By Minoru Shinozaki
It seems that the second wave of "SL boom" is sweeping Japan (the first
one came around 1972, the centenary year of Japanese railway, when people
began obsessively recording the last days of steams).
In 1999, a film called Poppo-ya (Railwayman) based on Jiro
Asada's prize-winning novel was on show, attracting substantial
audiences. NHK broadcast a drama serial titled Suzuran (Lily of the
Valley), which is about an orphan girl brought up by a stationmaster of
a local line in Hokkaido and includes many scenes in which a steam
train runs in snow-covered countryside. NHK chartered Mooka-based C12
66 on Rumoi mainline (having brought her all the way to Hokkaido) for
it in December 1999. Also, a weekend steam special "Suzuran Go" started
operation in May there, which was hauled by newly revived C11 171 and
she, too, appeared in the drama. Along with her, C57 180, which began
operation of "Ban'etsu Monogatari Go" on the Banets-west line in April,
was last year's biggest news for railway enthusiasts.
It was no accident that the revival of steam was related to the
production of a drama featuring a railwayman. For many of us, the
railway stands for the old way of living in which communal life has not
yet lost its value. It stands for the value we have lost, living in a
fragmented society, for which automobile is a proper metaphor. At the
centre of our image of the old communal life is railway station and
railwaymen -- at least for me.
Nicholas Whittaker's Platform Soul (Indigo, 1995) is good
reading for all railfans especially because it describes vividly the
way of thinking and behavioral pattern of an endangered species called
"trainspotter". Bunking sheds" is the most interesting topic in this
book. It gives an impressive episode in which the author, as a
teenager, was arrested by the watchman for attempting to "bunk"
Stewarts Lane sheds, South London (serving Victoria Station services),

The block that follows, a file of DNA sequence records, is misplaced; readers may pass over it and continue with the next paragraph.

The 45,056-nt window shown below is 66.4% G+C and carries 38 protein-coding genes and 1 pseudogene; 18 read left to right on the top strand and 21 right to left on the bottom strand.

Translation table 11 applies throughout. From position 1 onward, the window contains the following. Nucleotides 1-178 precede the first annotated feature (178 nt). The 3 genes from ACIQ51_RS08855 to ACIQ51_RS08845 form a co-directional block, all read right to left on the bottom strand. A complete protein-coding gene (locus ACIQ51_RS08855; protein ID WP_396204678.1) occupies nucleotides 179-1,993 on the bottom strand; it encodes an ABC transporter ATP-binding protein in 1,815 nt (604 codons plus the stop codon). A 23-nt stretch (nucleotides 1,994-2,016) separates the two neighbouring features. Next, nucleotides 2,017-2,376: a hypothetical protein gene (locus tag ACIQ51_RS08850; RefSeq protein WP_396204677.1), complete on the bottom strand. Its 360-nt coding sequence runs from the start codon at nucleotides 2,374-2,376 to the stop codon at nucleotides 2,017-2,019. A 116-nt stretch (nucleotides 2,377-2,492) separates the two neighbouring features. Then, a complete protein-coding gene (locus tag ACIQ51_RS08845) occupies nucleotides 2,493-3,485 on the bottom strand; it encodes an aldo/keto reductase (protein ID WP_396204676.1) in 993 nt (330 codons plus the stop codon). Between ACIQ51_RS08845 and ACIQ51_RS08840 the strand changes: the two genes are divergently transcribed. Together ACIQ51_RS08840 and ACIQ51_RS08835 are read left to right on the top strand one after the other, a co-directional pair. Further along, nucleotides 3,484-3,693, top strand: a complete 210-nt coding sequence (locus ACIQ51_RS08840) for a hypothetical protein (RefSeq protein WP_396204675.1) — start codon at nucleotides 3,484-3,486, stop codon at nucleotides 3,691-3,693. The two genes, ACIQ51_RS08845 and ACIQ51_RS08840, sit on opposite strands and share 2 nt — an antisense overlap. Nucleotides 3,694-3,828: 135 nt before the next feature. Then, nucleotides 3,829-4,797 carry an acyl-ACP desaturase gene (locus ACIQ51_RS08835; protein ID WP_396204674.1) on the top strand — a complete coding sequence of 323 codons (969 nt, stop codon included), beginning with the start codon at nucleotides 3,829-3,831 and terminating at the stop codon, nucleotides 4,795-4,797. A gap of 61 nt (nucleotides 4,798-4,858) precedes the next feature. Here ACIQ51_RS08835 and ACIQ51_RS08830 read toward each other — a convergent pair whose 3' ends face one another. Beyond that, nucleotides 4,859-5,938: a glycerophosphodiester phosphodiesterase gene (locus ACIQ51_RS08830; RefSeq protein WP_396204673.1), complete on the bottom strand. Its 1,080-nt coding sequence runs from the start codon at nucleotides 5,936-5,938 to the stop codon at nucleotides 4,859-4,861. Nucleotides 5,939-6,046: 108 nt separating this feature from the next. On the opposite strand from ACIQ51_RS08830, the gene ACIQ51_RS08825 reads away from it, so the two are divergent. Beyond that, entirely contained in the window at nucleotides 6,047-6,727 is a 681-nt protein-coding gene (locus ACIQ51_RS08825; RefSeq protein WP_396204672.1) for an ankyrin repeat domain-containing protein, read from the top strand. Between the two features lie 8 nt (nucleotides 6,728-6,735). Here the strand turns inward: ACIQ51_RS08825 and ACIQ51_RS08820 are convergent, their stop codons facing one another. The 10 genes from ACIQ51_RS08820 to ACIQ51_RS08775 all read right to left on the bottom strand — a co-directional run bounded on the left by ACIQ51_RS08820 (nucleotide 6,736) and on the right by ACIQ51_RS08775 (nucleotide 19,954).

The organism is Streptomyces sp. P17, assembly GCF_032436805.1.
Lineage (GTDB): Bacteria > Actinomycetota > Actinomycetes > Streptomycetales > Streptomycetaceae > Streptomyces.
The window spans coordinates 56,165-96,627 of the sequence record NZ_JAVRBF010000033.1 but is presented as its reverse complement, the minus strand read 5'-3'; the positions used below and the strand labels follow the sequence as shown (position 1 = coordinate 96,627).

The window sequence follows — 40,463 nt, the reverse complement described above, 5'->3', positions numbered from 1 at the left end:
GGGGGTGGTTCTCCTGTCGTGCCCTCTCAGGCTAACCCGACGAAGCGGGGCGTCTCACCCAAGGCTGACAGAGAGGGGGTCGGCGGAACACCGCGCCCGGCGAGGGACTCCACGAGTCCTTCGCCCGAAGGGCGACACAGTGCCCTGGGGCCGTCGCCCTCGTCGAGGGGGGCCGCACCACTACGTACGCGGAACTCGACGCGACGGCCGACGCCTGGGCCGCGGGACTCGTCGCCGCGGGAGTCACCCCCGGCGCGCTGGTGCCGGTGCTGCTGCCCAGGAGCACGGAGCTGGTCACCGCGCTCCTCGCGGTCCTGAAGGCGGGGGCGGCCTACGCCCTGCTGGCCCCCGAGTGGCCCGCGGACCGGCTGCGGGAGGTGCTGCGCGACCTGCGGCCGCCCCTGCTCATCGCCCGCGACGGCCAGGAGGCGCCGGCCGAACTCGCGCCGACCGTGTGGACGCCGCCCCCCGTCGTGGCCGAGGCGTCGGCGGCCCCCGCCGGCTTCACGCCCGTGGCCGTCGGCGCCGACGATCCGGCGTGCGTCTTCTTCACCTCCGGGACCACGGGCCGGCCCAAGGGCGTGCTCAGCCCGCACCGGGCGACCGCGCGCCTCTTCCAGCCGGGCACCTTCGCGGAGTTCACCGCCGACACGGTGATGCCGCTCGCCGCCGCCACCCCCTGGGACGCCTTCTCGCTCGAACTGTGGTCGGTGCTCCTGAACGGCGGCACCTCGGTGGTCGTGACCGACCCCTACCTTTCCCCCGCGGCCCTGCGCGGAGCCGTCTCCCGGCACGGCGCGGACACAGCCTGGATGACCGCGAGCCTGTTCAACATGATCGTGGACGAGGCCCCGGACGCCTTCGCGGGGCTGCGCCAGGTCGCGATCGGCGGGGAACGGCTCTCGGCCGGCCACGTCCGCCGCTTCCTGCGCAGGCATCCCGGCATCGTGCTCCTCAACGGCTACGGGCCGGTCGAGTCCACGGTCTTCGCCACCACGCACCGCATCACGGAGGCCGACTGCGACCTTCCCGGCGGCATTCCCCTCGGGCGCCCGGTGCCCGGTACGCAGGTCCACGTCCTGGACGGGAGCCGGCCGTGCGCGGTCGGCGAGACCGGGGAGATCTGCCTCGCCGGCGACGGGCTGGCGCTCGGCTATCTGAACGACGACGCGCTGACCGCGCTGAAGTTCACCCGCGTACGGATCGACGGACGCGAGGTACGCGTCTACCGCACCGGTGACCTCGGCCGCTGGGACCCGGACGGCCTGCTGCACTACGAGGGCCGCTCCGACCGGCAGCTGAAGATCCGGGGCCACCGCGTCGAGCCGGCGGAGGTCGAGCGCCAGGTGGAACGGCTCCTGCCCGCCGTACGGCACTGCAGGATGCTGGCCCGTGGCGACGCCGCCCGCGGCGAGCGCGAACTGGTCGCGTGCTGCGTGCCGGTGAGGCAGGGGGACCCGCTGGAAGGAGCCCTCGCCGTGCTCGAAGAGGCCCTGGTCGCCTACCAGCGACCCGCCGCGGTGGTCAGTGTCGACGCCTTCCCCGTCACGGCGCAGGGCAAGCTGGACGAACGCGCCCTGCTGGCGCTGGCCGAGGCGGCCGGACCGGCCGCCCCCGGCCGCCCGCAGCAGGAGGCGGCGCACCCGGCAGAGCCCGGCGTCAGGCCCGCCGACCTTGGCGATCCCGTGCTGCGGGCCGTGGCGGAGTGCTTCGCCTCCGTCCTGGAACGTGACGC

who threatened to call the police and make him cry furiously.
Compared with the British image of railwayman shown here,
Japanese counterpart is far milder. Dressed decently in a navy blue JNR
uniform (or white one in summer), a railwayman, always ready to answer
our inquiries, was a symbol of railway and a personification of
reliability for trainspotting boys. Japanese railwaymen in my memory
were kind and receptive to trainspotting boys. Some drivers let us in
the cab and showed how to stoke while the train was calling at way
stations. When we went out to shoot steams on local lines, we first
went to the station office to get information about train times and ask
for permission to photograph by the track. At many stations they gave
us train times on blueprint paper and showed us the way to good places
to take photos.
I particularly remember one young assistant stationmaster called
Mr. Ishida. I met him in March 1971 at Takiya on Tadami line (which now
connects Aizu-Wakamatsu, Fukushima pref. and Koide, Niigata pref., but
that time, the middle part of the line had not yet been opened and the
north part was called the Aizu line). After sending off the departing
train which I got off, he told me the train times and showed how to get
over the portal of the tunnel which was situated just beyond a high
bridge. I crossed the bridge walking on the catwalk, which was over 30
meters high to get to the spot. That was the first time I walked across
a railway bridge and I was excited (and a little scared) as I looked
down and saw the river below. I heard the river chattering and calls of
cuckoo echoing among the mountains in the warm sunlight of spring.
Whittaker's, all of my memories with railwaymen are sweet.
A young assistant stationmaster sending off a C11-hauled train at Takiya on Tadami (then Aizu) line in March 1971.
A C11-hauled crossing a bridge near Takiya on the same day.
A signalman in front of a signal box near Tsuruoka on U'etsu mainline in autumn 1973.